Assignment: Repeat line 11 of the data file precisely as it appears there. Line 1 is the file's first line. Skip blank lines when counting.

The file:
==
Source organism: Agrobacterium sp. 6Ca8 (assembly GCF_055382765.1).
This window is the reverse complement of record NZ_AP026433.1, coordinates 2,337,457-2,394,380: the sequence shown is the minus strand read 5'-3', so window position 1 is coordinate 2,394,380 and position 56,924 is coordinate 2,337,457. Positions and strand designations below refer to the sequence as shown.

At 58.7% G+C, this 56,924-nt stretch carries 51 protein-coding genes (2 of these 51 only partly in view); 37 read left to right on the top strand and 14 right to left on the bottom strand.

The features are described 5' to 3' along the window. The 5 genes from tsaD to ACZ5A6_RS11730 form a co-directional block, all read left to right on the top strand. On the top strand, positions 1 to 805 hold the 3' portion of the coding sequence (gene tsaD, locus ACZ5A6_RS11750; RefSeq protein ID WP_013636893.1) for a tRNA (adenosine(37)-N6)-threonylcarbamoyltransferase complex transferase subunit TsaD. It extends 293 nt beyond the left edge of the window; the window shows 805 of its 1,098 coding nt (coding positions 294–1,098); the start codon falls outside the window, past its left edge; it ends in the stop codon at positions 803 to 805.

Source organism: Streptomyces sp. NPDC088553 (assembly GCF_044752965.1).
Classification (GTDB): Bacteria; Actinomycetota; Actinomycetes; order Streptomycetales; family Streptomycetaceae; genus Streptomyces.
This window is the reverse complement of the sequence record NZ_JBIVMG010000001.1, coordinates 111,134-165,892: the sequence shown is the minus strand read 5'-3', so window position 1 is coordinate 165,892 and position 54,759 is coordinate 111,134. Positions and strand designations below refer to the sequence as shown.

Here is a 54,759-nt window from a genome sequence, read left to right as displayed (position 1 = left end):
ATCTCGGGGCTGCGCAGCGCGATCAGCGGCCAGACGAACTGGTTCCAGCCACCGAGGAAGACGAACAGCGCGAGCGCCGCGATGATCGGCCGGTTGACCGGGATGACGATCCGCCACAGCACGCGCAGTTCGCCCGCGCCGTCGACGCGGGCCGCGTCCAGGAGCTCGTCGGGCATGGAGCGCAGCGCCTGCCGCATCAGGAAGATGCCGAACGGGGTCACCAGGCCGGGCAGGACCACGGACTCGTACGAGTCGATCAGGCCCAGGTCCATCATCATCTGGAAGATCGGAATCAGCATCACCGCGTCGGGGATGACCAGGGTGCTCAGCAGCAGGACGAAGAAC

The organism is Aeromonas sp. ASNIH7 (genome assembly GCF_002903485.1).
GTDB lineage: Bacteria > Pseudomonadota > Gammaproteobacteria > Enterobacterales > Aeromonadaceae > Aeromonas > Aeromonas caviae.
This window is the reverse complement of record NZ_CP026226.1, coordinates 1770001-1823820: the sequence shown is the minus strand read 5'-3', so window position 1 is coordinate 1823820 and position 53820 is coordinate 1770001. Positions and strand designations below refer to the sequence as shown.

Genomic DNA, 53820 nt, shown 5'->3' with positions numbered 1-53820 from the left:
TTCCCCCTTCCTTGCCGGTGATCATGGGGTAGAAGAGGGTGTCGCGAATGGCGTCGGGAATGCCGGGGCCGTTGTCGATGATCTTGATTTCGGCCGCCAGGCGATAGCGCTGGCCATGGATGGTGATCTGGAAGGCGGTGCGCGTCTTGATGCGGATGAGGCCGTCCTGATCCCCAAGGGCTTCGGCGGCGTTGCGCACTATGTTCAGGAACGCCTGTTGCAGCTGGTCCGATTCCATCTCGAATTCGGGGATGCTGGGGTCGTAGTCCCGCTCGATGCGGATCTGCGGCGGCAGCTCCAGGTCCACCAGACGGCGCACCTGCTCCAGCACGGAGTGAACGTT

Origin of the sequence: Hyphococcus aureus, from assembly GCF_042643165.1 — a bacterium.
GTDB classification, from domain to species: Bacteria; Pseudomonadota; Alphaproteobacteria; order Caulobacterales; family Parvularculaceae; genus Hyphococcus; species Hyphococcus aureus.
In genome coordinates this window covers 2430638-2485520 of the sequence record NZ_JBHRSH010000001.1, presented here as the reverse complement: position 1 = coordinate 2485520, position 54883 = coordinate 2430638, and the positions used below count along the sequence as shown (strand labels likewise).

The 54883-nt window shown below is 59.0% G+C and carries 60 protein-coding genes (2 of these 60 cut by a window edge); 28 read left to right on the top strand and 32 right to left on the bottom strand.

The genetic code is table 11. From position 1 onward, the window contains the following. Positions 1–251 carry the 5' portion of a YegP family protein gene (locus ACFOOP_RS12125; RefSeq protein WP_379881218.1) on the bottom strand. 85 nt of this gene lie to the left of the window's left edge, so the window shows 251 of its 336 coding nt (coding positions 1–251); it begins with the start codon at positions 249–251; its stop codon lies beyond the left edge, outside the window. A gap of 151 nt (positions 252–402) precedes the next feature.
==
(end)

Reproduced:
GTDB lineage: Bacteria > Pseudomonadota > Gammaproteobacteria > Enterobacterales > Aeromonadaceae > Aeromonas > Aeromonas caviae.